Black History Month should be a time of celebration of achievement as well as an honest reflection on the impediments to freedom for all. As we look at those whose lives changed history, it’s quite evident that these champions for freedom have predominantly risen from the most impoverished and seemingly impossible situations. Civil rights leader Fannie Lou Hamer is one of many who broke through the generational shackles of poverty to live a life devoted to helping free others from the same bondage.
Fannie Lou (Townshend) Hamer was born into poverty in 1917 (the youngest of 20 children), which according to Planned Parenthood’s philosophy, was a circumstance worthy of eliminating her. (We expose this warped ideology in our TooManyAborted.com campaigns.) Since the age of 6, she worked in the cotton fields with her sharecropping family and was forced to leave school at the age of 12.
But Fannie Lou Hamer defied the disproven narrative that poverty cannot birth greatness. She and her husband, Perry “Pap” Hamer, tirelessly toiled on a Mississippi plantation. Slavery just in a legally different form, he worked in the fields while she, armed with the ability to read and write, worked in the big House. In 1962, her life took an even more drastic turn.
She was diagnosed with a small uterine tumor, but instead of simply removing it, the doctor performed a hysterectomy without her consent. Pro-abortion activists often refer to Hamer’s ordeal as “Mississippi Appendectomies” a term Hamer coined. These unjust acts were done to thousands of black women across the country, like North Carolinian Elaine Riddick. But abortion activists don’t mention those sterilizations were heavily pushed, and performed by, Planned Parenthood, or that Fannie Lou Hamer was passionately pro-life. This traumatic experience was the catalyst for her social activism, to fight the incredible injustice that black Americans faced, daily, in America.
She fought for the right of black Americans to vote, risking her very life as she survived violent attacks for her public crusade for rights guaranteed by the Constitution. She never gave up. Hamer wanted to provide a better world for black children who were constantly the target of racist efforts that pushed birth control and other eugenic social policies masquerading as anti-poverty measures. In fact, Hamer was quoted as saying, during a White House Conference on Food, Nutrition, and Health: “I didn’t come to talk about birth control. I came here to get some food to feed poor, hungry people. Where are they carrying on that kind of talk?”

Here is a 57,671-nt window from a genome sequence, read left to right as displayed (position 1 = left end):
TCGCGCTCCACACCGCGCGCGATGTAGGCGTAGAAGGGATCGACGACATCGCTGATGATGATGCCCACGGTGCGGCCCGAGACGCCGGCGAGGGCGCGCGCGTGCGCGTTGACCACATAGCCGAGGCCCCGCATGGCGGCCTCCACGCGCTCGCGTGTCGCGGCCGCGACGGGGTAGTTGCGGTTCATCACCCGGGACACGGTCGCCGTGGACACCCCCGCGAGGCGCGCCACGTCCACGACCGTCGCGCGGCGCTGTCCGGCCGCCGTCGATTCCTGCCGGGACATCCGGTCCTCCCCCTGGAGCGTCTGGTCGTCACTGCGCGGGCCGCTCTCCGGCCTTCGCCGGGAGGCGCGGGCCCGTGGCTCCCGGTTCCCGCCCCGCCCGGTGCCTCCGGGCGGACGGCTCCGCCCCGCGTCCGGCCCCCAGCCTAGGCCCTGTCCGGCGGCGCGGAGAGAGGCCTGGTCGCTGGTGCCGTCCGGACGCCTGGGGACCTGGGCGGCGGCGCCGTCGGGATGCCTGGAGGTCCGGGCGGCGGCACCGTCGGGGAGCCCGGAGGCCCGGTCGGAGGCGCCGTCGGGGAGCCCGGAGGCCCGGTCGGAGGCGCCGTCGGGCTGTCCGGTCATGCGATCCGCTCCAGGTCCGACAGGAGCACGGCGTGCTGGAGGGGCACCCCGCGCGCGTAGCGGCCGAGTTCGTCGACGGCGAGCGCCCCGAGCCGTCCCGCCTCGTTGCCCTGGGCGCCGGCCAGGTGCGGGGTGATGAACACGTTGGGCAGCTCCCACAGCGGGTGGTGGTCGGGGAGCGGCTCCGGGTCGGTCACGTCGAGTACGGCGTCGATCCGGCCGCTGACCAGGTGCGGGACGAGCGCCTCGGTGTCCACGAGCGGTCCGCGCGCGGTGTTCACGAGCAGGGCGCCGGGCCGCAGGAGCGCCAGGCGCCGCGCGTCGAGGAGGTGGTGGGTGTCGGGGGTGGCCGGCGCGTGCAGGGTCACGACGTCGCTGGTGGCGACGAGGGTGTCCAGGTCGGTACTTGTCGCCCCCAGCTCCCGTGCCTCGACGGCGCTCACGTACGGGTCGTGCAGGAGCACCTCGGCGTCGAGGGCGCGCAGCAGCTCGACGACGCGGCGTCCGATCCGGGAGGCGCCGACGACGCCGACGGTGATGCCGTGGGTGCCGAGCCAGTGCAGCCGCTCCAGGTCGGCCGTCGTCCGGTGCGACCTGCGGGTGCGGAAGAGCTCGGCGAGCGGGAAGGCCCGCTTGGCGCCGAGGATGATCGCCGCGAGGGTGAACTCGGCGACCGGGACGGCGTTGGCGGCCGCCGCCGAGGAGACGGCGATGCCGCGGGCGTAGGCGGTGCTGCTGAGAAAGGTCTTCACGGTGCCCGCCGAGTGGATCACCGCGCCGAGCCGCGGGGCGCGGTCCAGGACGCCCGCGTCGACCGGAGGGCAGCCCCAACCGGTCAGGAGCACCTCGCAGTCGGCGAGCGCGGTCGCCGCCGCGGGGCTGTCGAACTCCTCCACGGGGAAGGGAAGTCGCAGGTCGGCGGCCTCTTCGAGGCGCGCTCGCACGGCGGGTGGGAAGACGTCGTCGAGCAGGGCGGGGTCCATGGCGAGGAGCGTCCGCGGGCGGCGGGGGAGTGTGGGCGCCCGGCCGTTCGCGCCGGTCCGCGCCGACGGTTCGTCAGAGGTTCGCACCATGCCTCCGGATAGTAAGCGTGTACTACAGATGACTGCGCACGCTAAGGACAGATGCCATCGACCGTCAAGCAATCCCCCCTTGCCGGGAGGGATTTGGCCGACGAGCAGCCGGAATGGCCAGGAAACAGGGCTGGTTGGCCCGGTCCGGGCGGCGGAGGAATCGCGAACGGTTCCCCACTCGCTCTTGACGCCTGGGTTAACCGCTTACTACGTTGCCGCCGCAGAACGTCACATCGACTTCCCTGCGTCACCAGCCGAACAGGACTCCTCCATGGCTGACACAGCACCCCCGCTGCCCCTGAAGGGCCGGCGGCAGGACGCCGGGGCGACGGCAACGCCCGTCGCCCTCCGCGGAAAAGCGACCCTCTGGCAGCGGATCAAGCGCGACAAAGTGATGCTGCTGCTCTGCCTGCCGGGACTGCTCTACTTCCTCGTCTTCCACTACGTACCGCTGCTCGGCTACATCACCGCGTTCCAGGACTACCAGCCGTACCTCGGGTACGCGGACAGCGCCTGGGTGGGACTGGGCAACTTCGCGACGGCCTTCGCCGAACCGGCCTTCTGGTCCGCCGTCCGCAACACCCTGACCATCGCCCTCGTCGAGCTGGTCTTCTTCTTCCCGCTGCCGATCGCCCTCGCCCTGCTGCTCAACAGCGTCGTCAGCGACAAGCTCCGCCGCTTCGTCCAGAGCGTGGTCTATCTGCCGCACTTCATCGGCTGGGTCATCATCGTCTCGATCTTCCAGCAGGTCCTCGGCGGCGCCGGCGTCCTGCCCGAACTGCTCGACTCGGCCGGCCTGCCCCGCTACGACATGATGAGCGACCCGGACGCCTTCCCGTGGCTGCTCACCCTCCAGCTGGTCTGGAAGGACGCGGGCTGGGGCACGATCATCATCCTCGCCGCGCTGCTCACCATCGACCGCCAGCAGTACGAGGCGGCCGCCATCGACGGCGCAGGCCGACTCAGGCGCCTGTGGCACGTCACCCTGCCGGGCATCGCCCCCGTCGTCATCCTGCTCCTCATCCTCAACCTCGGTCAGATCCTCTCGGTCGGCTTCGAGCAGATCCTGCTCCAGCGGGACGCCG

Ethyl Payne, a journalist for the Afro American, described Hamer as a “passionate believer in the right to life” in a March 1980 column. Payne reported that the freedom fighter “spoke out strongly against abortion as a means of genocide of blacks.”
Fannie Lou Hamer was a prolife feminist who spoke with passion born of a life of hardships. She connected with people, black and white. As a victim of eugenic sterilization, racial discrimination, and a Democrat party that refused to racially integrate (hence her speech at the 1964 DNC Credentials Committee to demand black representation at the Convention), she spoke out against injustice leaving an indelible mark on the conscience of a nation. She was truly fearless.
She used to sing “This Little Light of Mine” often. It was her anthem. She let her light shine outside and inside her home. Fannie Lou and “Pap” Hamer were adoptive parents who, due to the tragic loss of their adopted daughter Dorothy Jean and injuries sustained in war by their son-in-law, adopted their own grandchildren.
After her passing black journalist, Samuel F. Yette (who was fired by Newsweek for penning his book, “The Choice” which detailed Nixon’s eugenics and population control tactics) wrote that “Fannie Lou Hamer tried to feed and educate the children, to guard life and enhance its nobility.”
Pro-life activism is a continuum. Forget the favorite pro-abortion baseless mantra that we “don’t care about children once they’re born.” We care about life, no matter the stage, from conception until natural death. We may not agree with everyone on how that help is given, but all the evidence shows the extensive nature of how pro-life, pro-family, pro-restoration organizations and the Church care for the poor, the broken and those in need. History reminds us that when we fail to care for the least of these and deem them as “unwanted” or a “burden” (whether born or unborn), only violence and destruction follow.
Forty years of Roe have eliminated over 55 million possibilities. They’re gone. These are millions who could’ve helped breathe Life into the hopelessness and despair that still shackles urban communities. More than 15 million black lives, possible freedom fighters like Hamer, have been erased by abortion from the annals of history. But we will not forget them.
As Hamer once proclaimed: “Nobody’s free until everyone’s free.”
Here’s to a pro-life generation that is rising up, realizing that the best way to celebrate Black History is to fight to protect our very future—our Posterity.
Ryan Scott Bomberger is the Chief Creative Officer of The Radiance Foundation, a 501c3 life-affirming educational organization. Through creative ad campaigns, powerful live multimedia presentations and compassionate community outreach, The Radiance Foundation tackles a myriad of social issues in the context of God-given Purpose.